CHINA - For Li Minghua, the sound of a phone ringing sends his heart racing and causes him to break into a sweat.
"That's why I don't have a fixed landline at home," he said, joking that it is a side effect of years working as an ambulance medic in Shanghai.
The 35-year-old doctor has been a first responder for eight years and now works as a trainer for the Shanghai Medical Emergency Center, which has more than 110 ambulances covering the large downtown area.
Li is among only a handful of doctors who have stuck with the job for so long. Most leave after a year due to the low salary and high-stress environment.
According to Shanghai Health and Family Planning Commission, the city has about 2,275 ambulance workers. Yet most are drivers and nurses, less than 30 per cent are trained doctors and the number has been steadily dwindling.
Last year, for example, the emergency centre recruited 31 doctors, while at the same time 55 quit.
Shanghai has more than 240 ambulances, which are on day and night shift by turns, Li said, estimating that on an ordinary day they can be dispatched 1,000 times.
"It's higher at peak times," he said. "An ambulance doctor will be sent out at least 12 times during a 12-hour shift. The work leaves us totally stressed out, and many develop back or knee injuries from lifting and carrying patients.
"And almost every doctor has faced abuse from patients or their relatives. Some have even been beaten up," he said.
The decrease in resources goes some way to explaining why complaints about the city's emergency response service have been so common in recent years. The latest to make headlines came in mid-April after an ambulance failed to show up to help a British boy with head injuries, despite two calls being made to the 120 hotline.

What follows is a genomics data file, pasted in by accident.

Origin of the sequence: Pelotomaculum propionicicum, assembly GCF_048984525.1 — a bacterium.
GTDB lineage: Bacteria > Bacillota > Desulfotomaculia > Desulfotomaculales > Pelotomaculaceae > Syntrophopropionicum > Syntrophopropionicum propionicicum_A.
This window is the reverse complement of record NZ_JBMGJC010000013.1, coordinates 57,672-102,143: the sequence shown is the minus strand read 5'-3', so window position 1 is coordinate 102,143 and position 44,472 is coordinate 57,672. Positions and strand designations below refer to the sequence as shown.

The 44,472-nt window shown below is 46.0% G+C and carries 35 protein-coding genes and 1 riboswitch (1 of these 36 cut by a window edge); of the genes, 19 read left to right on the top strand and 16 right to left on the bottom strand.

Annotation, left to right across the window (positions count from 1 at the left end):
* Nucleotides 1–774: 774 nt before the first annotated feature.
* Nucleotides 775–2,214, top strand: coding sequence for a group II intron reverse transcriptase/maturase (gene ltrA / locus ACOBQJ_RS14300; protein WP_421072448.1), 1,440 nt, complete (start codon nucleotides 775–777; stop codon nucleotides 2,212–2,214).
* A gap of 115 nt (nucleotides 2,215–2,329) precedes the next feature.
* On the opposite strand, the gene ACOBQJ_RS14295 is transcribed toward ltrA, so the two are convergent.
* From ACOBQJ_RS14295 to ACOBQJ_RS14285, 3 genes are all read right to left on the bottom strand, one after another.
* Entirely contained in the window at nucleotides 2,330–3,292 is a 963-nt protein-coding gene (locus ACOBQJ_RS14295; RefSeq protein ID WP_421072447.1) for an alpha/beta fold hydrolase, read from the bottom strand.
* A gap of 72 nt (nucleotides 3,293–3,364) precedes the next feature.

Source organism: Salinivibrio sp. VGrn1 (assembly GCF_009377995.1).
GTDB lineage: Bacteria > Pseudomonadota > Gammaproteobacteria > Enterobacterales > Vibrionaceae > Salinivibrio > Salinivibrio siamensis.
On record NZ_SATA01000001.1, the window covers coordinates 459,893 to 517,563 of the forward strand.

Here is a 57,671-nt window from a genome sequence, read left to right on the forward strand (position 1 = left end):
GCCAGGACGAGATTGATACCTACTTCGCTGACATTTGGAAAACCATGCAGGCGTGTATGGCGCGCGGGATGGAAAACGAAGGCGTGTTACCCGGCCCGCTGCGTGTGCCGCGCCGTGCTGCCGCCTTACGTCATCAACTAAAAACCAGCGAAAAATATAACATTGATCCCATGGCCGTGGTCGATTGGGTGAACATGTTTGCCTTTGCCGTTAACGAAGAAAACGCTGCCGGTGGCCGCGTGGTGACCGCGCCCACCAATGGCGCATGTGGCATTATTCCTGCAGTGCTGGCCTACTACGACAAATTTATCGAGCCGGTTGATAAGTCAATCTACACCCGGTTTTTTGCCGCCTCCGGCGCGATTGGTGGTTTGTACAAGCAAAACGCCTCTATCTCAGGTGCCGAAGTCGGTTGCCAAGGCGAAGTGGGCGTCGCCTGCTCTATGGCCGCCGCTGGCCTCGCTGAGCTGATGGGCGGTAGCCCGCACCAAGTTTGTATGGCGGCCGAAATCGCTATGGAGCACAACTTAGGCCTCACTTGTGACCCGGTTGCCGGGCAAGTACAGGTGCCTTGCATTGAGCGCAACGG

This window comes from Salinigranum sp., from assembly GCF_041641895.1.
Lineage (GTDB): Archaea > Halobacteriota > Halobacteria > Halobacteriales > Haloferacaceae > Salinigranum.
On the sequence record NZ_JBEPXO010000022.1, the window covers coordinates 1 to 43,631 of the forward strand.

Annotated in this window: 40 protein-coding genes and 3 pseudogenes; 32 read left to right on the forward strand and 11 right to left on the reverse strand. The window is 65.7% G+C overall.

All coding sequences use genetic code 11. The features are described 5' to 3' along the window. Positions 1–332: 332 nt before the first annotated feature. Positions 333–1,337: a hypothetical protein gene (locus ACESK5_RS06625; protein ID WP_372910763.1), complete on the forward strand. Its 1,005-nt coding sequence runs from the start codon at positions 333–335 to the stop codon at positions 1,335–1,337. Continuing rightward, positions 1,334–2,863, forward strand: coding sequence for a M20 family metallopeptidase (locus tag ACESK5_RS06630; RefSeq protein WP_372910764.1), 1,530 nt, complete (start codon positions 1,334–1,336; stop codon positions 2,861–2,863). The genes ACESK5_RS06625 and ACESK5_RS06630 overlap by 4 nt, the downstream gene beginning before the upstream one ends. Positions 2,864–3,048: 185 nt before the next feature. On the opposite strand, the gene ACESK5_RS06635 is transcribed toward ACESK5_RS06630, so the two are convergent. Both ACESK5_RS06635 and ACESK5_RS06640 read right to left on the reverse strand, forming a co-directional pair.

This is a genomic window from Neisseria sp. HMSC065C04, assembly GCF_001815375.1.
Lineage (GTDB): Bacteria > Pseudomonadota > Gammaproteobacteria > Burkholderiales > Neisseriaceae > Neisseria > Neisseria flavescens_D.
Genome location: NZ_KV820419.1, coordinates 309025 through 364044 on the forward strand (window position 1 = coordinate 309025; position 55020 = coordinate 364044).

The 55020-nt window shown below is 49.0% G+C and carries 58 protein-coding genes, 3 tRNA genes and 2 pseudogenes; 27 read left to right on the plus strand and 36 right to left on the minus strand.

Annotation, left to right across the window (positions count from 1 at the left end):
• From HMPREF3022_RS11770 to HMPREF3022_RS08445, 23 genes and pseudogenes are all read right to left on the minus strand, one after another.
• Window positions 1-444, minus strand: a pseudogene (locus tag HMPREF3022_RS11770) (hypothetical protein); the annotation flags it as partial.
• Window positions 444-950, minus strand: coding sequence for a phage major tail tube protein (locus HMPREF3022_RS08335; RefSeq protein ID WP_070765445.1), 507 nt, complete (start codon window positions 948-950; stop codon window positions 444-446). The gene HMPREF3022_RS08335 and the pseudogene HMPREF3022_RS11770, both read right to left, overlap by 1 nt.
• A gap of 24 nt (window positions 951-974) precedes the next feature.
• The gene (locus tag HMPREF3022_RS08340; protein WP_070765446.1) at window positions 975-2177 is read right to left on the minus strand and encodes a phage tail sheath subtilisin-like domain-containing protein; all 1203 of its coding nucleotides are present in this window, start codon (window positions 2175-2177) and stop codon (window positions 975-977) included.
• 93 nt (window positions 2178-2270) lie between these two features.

The 3-year-old was hurt when a large, wooden folding screen fell onto him as he played at Kervan Orient Express. According to Sun Ying, owner of the Turkish restaurant in the central business district, a 120 call centre worker said all ambulances were busy and suggested she call a taxi to take him to hospital.
The child's parents opted to take him by cab to Shuguang Hospital, the nearest medical clinic. However, they arrived to discover it did not have an emergency room and had to then travel to a second hospital, where the boy was pronounced dead.
"I don't understand," Sun said in late April, still clearly traumatized by the incident. "An ambulance never came, even after we'd sent the boy's body to the funeral home."
Shanghai authorities have no target time for ambulances responding to emergency calls. According to authorities, in more than 75 per cent of cases a paramedic will be on the scene within 12 minutes, but it can take longer due to road traffic.
Wang Bing, a Beijing lawyer who specializes in medical disputes, said that although firetrucks and police cars can force their way through traffic, ambulances do not have that right and must wait for other vehicles to make way.